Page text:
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    Unless you know that all of that happened, then no :rolleyes:
     
  12. Starmill

    Starmill Established Member

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    I struggle to imagine any circumstances in which one might 'accidentally' board a train or tram and leave your child behind that couldn't be called negligent. There might be, I suppose but... how? Also, how could it really be the operator's fault? I've no idea if they dealt with it effectively or appropriately, but I can't see, even though we don't really know what happened, how it could have been their fault.
     
  13. 34D

    34D Established Member

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    I'd be interested to know whether police were on there way too?

    Asking another female to keep an eye on the child (with cctv too) seems sensible to me (as a parent)
     
  14. Starmill

    Starmill Established Member

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    I remember when I was five, my mum told me thay if I ever got lost in public and couldn't find anyone 'official' to help (like a police officer, or security in a shopping centre) the best type of person to look for was another woman who had children.
     
  15. snail

    snail Established Member

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    Then I presume you have never tried getting on a train (or tram) or into a lift with a small child.
     
  16. Clip

    Clip Established Member

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    You would be surprised at how often this does happen on the railway - not just the tram. Me missus comes home and tells me when it happens on the DLR yet that doesn't seem to make the news.
     
  17. reb0118

    reb0118 Established Member Fares Advisor

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    Quite, I'm not sure but there may still be a lingering anti tram bias at the Edinburgh Evening News.
     
  18. Antman

    Antman Established Member

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    Indeed these things are easily done and I have seen similar incidents on the London Underground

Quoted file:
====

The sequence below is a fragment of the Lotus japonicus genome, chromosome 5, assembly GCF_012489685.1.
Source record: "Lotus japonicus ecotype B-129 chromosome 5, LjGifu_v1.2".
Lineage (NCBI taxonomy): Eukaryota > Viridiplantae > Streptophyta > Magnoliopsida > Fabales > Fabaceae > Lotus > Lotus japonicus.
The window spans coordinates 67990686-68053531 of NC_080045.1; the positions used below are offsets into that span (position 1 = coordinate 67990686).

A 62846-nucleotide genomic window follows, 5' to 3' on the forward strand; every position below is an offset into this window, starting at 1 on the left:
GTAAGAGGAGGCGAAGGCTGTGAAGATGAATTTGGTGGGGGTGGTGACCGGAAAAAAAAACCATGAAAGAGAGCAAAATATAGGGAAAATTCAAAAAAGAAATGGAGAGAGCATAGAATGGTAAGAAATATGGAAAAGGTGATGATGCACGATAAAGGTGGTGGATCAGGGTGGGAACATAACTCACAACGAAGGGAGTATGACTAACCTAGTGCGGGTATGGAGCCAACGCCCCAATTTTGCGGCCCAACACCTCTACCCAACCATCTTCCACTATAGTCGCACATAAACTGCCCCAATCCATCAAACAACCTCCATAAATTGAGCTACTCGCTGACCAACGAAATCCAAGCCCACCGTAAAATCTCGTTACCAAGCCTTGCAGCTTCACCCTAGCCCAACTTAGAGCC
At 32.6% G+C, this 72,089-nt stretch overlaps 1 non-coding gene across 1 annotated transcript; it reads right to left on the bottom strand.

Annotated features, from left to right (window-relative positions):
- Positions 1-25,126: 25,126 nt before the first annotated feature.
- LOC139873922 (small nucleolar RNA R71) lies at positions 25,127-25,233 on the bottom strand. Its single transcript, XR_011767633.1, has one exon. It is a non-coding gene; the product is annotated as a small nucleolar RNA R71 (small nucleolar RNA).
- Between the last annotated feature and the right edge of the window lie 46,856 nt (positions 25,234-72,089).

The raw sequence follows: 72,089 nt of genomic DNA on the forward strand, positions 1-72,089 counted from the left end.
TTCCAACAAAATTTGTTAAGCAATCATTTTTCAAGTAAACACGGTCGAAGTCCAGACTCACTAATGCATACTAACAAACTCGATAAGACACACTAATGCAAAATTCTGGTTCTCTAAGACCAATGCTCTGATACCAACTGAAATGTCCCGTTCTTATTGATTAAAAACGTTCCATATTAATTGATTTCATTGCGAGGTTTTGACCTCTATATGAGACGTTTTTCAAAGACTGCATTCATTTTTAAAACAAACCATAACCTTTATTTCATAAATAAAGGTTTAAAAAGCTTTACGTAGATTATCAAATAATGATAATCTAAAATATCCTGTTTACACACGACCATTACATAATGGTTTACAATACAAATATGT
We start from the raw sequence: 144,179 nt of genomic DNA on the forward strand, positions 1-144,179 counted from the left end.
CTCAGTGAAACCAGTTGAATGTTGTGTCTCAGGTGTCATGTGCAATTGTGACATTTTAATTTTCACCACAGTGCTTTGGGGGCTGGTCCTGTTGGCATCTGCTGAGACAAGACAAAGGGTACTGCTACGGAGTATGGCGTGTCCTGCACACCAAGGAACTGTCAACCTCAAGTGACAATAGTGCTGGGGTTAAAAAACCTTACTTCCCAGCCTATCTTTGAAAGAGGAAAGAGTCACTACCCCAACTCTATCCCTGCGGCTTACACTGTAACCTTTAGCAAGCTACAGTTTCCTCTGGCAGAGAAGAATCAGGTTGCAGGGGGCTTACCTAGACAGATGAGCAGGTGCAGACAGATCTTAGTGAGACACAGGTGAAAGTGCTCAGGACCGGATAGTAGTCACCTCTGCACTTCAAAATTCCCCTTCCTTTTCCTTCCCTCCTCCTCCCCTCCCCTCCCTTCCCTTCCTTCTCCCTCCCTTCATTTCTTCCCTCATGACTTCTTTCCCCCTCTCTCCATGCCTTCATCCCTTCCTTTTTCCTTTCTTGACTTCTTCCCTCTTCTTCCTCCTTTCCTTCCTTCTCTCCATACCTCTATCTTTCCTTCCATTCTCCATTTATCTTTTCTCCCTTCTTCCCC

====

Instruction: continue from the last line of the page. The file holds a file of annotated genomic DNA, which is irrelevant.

19. Arctic Troll

    Arctic Troll Established Member

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    Quite easily and quite simply, if the door chime starts with you on the tram and your child on the platform. You can't lift a buggy and a six-year-old on at the same time and whichever way you do it there is a risk- you could put the kid on first and then watch the tram drive off without you.

    Whether the tram driver is negligent or not I don't know, but aren't they supposed to check everyone is clear before they close the doors? It's a bit harder for them to do that on the tube/DLR.
     
  20. reb0118

    reb0118 Established Member Fares Advisor

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    Anecdotal: From reading the comments posted on the Evening News website I see that one poster has identified the mother in question as the passenger who on an earlier occasion refused to fold her pram when occupying the wheelchair space on a bus and the said space was later required for a wheelchair passenger.

    I'll do a bit more digging.

    Well is doesn't seem to be the case if this is the story in question.
     
  21. Clip

    Clip Established Member

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    Eeehhhh never ;)
     
  22. DaveNewcastle

    DaveNewcastle Established Member Fares Advisor

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    Or, as in this incident, with two small children. Where possibly, just possibly, one of the children did not share the parent's commitment to be at the destination that day, and where possibly, other travellers were so interested in their own needs and interests, that they made it more difficult for the parent than need have been.

    Lingering? I'd say entrenched!
     
  23. Starmill

    Starmill Established Member

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    You'd presume correctly. But in which case that's about trying to be as responsible as possible, rather than simply blaming it entirely on the tram operators, who don't appear to have had a hand in it...
     
  24. BestWestern

    BestWestern Established Member

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    Oh dear :-/

    That one's a complete non-story, essentially 'bus driver enforces company policy'. The lady states "he was just being a complete jobsworth..." - oh how people do love to interpret any enforcement of rules as utterly outrageous when it isn't in their favour.

    Particularly amusing is the first of the dreaded 'comments' - "So, what do they do when someone wants to get on with a wheelchair? Forbid them from using the space in case somebody else with a wheelchair wants to use it?".

    Again, oh dear...
     
    Last edited: 2 May 2015